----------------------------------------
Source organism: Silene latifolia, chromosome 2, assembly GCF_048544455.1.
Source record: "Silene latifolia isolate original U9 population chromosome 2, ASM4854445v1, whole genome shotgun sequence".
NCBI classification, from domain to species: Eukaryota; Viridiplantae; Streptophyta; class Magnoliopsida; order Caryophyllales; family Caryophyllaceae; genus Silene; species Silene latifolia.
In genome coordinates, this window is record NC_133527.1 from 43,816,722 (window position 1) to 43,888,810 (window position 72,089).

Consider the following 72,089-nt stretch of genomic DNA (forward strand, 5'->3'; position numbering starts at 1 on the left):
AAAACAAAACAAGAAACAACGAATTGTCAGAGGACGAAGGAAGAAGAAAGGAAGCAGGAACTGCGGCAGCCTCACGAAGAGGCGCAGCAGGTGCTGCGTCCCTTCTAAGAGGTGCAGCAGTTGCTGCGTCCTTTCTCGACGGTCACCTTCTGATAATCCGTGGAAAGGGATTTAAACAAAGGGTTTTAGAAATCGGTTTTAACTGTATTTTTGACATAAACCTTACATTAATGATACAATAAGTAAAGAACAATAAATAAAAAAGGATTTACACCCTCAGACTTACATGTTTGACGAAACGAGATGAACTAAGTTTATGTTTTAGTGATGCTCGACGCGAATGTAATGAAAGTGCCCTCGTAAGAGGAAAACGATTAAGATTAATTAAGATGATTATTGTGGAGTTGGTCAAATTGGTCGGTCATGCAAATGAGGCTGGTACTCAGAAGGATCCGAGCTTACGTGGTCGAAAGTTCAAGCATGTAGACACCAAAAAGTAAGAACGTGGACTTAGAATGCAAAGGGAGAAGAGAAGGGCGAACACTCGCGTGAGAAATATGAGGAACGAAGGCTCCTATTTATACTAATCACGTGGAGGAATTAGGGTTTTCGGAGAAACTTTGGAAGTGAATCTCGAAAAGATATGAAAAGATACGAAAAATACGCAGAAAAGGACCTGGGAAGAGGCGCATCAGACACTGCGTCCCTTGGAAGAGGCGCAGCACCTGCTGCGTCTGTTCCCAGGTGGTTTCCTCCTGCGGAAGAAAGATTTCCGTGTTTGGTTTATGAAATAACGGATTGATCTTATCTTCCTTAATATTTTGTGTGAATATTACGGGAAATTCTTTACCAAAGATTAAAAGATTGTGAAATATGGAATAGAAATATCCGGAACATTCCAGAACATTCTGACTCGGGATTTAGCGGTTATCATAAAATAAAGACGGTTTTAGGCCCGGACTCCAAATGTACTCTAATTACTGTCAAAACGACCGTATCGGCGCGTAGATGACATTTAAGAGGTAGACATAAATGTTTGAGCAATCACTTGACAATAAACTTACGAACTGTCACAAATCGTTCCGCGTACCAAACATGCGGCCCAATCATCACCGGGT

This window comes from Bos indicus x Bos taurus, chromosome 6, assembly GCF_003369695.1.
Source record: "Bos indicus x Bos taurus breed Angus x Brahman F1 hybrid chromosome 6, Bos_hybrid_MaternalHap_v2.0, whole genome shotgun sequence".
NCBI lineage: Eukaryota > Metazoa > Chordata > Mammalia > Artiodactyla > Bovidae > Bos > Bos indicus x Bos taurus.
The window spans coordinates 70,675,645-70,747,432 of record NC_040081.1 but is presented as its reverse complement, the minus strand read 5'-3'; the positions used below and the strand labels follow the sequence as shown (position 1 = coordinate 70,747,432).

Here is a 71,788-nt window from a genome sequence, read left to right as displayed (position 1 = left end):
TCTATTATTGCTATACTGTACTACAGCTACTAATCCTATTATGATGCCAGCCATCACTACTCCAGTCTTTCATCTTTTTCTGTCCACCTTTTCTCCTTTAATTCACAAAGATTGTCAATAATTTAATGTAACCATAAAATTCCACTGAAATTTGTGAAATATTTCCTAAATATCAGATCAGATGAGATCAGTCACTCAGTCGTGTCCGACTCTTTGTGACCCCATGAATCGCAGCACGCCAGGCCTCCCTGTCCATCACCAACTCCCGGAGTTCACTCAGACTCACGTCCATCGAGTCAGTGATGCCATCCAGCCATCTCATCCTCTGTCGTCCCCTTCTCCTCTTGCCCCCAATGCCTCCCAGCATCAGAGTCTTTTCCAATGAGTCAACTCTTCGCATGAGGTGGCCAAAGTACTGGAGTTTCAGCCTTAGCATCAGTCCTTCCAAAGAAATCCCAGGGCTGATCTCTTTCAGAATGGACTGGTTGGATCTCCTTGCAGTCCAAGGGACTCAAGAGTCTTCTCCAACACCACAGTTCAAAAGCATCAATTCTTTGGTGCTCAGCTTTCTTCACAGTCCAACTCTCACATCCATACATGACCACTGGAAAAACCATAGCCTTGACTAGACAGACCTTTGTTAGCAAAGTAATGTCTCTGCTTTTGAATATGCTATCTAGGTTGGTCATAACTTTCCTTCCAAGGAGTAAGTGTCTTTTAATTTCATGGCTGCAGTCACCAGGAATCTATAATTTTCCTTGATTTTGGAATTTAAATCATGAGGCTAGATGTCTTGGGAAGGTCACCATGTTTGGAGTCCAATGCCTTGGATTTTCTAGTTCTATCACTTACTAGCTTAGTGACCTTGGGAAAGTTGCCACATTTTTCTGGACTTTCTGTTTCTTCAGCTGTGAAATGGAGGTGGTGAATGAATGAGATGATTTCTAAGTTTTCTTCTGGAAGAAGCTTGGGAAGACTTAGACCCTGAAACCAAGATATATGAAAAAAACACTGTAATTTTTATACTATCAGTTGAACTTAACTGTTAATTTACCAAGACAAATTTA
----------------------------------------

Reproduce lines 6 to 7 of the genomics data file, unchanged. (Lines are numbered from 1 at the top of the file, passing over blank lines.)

AAAACAAAACAAGAAACAACGAATTGTCAGAGGACGAAGGAAGAAGAAAGGAAGCAGGAACTGCGGCAGCCTCACGAAGAGGCGCAGCAGGTGCTGCGTCCCTTCTAAGAGGTGCAGCAGTTGCTGCGTCCTTTCTCGACGGTCACCTTCTGATAATCCGTGGAAAGGGATTTAAACAAAGGGTTTTAGAAATCGGTTTTAACTGTATTTTTGACATAAACCTTACATTAATGATACAATAAGTAAAGAACAATAAATAAAAAAGGATTTACACCCTCAGACTTACATGTTTGACGAAACGAGATGAACTAAGTTTATGTTTTAGTGATGCTCGACGCGAATGTAATGAAAGTGCCCTCGTAAGAGGAAAACGATTAAGATTAATTAAGATGATTATTGTGGAGTTGGTCAAATTGGTCGGTCATGCAAATGAGGCTGGTACTCAGAAGGATCCGAGCTTACGTGGTCGAAAGTTCAAGCATGTAGACACCAAAAAGTAAGAACGTGGACTTAGAATGCAAAGGGAGAAGAGAAGGGCGAACACTCGCGTGAGAAATATGAGGAACGAAGGCTCCTATTTATACTAATCACGTGGAGGAATTAGGGTTTTCGGAGAAACTTTGGAAGTGAATCTCGAAAAGATATGAAAAGATACGAAAAATACGCAGAAAAGGACCTGGGAAGAGGCGCATCAGACACTGCGTCCCTTGGAAGAGGCGCAGCACCTGCTGCGTCTGTTCCCAGGTGGTTTCCTCCTGCGGAAGAAAGATTTCCGTGTTTGGTTTATGAAATAACGGATTGATCTTATCTTCCTTAATATTTTGTGTGAATATTACGGGAAATTCTTTACCAAAGATTAAAAGATTGTGAAATATGGAATAGAAATATCCGGAACATTCCAGAACATTCTGACTCGGGATTTAGCGGTTATCATAAAATAAAGACGGTTTTAGGCCCGGACTCCAAATGTACTCTAATTACTGTCAAAACGACCGTATCGGCGCGTAGATGACATTTAAGAGGTAGACATAAATGTTTGAGCAATCACTTGACAATAAACTTACGAACTGTCACAAATCGTTCCGCGTACCAAACATGCGGCCCAATCATCACCGGGT

This window comes from Bos indicus x Bos taurus, chromosome 6, assembly GCF_003369695.1.